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Five-step beginner guide

Choosing your plants

Selecting plants for your garden is one of the most enjoyable parts of gardening. But for growing success, it’s important to think about the idea of ‘right plant, right place’.
Randbow chard plant
Rainbow chard can grow in moist and shady conditions so is great for a dark, damp patch

Selecting plants for your garden beds, borders and containers is one of the most enjoyable parts of gardening. But while considerations such as colour, scent and structure will be influenced by your design scheme and taste – it’s also important to think about the idea of ‘right plant, right place’.

For example, acid-loving azaleas will not do well in lime-rich soil. Similarly, it’s easy to be drawn to brightly-coloured Mediterranean plants at a garden centre, but if your growing space is a shady hollow, they will struggle to thrive.

To avoid wastage and reduce costs, scrutinise your plant choice by the following factors:

  1. Location - different areas of the UK have quite different weather conditions. A seed packet description or plant label may apply to southern England, but you may need to wait a few weeks to plant in colder areas. Or choose more hardy plants in northern areas.
  2. Space – young plants can fit in nicely anywhere but as they grow large canopies can soon dwarf a small garden. Look for the symbols on the label that display the plant’s eventual height and spread.
  3. Local climate - sunlight levels, moisture and wind will all vary depending on where you live. Sometimes micro-climates can fluctuate from town-to-town or street-to-street!
  4. Soil type – is your soil clay, sandy or loam? And what is the pH? All these factors will affect how well plants grow.
  5. Aspect – think about which direction your garden faces i.e. north, south, east or west. This can affect where the shadows and sun fall at various times of the day. Some plants like shaded roots, while others love full sun all day.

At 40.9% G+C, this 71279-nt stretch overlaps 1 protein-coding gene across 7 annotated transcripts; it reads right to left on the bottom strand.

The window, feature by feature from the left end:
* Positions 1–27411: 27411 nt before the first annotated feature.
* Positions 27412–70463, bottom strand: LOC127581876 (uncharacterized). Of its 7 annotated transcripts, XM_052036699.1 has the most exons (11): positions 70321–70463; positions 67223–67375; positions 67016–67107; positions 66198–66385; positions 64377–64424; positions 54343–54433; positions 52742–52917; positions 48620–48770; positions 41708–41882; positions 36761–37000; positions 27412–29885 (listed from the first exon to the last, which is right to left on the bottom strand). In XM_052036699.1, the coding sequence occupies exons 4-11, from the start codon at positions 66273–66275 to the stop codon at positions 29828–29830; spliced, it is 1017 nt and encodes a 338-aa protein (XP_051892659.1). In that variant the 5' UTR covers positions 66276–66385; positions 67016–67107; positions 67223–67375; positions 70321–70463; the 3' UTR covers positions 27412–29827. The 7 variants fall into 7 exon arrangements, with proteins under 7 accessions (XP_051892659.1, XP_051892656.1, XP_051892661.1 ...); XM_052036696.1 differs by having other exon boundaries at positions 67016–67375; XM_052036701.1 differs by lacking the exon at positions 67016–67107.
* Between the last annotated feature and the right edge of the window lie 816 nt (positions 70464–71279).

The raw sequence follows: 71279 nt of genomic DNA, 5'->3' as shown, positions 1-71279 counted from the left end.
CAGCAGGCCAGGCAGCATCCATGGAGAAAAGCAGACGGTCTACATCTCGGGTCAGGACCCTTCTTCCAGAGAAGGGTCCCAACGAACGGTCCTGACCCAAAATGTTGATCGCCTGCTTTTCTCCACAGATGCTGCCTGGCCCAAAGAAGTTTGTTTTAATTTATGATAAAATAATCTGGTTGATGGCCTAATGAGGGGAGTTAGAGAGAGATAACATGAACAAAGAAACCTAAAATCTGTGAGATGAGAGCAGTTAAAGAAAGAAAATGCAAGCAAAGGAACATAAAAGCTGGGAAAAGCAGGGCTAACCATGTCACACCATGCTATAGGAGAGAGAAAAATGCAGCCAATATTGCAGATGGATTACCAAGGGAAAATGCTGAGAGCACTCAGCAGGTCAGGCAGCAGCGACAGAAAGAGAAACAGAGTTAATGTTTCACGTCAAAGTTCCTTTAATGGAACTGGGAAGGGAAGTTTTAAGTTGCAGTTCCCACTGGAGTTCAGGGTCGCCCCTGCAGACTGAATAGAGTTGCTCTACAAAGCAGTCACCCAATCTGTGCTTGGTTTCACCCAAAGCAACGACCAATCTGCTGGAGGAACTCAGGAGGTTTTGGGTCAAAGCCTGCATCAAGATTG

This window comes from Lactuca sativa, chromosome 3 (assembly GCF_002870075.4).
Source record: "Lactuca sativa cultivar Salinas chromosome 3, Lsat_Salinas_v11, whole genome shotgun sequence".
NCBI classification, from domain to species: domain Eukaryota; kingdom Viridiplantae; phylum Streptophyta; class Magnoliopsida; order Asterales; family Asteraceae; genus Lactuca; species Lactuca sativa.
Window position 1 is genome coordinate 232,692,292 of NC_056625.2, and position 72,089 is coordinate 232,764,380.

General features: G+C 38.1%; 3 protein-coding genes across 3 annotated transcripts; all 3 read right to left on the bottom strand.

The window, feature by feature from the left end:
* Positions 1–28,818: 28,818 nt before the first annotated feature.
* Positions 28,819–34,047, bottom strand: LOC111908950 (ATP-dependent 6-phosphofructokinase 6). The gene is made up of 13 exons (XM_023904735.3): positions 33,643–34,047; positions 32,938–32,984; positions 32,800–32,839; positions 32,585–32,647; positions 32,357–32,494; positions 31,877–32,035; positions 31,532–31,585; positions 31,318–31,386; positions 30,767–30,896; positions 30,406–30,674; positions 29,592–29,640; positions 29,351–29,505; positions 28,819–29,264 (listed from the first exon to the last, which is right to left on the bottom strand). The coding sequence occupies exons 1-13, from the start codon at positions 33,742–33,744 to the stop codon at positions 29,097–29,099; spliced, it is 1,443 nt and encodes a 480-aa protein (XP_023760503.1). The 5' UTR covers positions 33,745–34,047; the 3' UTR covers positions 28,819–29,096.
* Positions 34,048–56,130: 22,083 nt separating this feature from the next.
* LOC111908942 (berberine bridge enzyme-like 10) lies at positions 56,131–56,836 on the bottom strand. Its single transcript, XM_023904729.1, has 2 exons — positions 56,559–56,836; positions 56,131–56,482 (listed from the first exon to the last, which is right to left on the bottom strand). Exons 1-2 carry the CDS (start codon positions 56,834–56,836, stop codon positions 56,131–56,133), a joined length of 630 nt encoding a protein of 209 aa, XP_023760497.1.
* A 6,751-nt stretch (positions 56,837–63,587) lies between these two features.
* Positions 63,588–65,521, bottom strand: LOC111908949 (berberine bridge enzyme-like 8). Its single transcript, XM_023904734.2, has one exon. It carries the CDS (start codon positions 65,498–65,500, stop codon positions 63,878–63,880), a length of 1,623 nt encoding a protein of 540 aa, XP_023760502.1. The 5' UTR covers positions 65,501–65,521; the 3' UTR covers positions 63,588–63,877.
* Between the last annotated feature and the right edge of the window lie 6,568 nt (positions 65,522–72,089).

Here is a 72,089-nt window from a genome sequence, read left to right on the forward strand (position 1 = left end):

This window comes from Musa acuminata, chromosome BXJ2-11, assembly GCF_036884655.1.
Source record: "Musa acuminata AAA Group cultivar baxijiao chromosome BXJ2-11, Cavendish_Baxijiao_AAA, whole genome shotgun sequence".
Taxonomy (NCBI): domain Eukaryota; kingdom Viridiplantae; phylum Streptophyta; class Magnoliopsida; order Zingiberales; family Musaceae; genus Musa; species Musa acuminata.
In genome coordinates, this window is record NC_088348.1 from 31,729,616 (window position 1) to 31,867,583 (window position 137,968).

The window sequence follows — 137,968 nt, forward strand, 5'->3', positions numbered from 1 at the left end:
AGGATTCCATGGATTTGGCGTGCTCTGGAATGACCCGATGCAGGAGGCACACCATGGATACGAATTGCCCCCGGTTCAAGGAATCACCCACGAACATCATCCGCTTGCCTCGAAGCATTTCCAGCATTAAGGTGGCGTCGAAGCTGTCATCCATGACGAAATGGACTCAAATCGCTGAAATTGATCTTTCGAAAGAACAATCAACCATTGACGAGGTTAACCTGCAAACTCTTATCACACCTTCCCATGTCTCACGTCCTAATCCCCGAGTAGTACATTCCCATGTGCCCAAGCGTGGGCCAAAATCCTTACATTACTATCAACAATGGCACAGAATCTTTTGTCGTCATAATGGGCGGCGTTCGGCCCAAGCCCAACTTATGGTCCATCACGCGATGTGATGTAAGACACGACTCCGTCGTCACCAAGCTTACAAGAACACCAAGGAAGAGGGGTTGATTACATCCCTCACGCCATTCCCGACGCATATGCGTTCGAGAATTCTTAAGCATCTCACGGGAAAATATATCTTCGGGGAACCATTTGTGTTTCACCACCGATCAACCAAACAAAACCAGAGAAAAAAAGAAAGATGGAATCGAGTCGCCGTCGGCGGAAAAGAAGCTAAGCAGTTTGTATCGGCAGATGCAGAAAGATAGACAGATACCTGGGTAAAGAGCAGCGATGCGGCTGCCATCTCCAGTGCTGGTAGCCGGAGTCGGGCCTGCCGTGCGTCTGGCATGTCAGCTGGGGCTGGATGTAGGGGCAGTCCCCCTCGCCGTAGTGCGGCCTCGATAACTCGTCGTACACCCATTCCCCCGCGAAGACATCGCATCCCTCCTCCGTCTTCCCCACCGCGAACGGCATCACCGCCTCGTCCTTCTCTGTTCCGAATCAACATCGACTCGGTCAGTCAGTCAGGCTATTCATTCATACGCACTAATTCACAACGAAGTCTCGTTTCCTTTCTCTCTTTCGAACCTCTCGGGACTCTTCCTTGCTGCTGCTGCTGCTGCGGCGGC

Right plant, right place

Plants will flourish and may attract less pests and diseases (reducing your need for added fertilisers or chemicals) if you check the care labels against your local growing conditions. Better still, grow plants yourself from seed and they will already have a tiny blueprint of your garden and be ripe for success!

Below is a quick list of plants we’ve found useful for tricky growing spaces…

  • Wet conditions

Skirret, rhubarb, pear, mint, angelica, ligularia, primula, hosta (if you don't have a slug problem).

  • Dry conditions

Nepeta, lavender, achillea and ornamental grass such as Festuca glauca. Root crops including turnip, and globe artichoke, fig, rosemary, sage, amaranth, chickpea.

  • Moist shade

Heuchera and hybrids, hosta, campanula, primula, libertia, lily of the valley, ligularia, corydalis, ferns, tellimia, tiarella. Also crops such as radish, gooseberry and many leafy veg such as chard, salad leaves: mizuna, mustard, claytonia.

  • Dry shade

Ferns (especially the male fern), some of the ornamental lamiums e.g. Lamium maculatum, hellebore, sweet woodruff, sweet violet, aconite, wood sage. Shrubs such as sarcoccoca, hydrangea, holly, box, ivy (especially Hedera poetica), Ligustrum, Daphne mezereum and Euonymus fortuneii.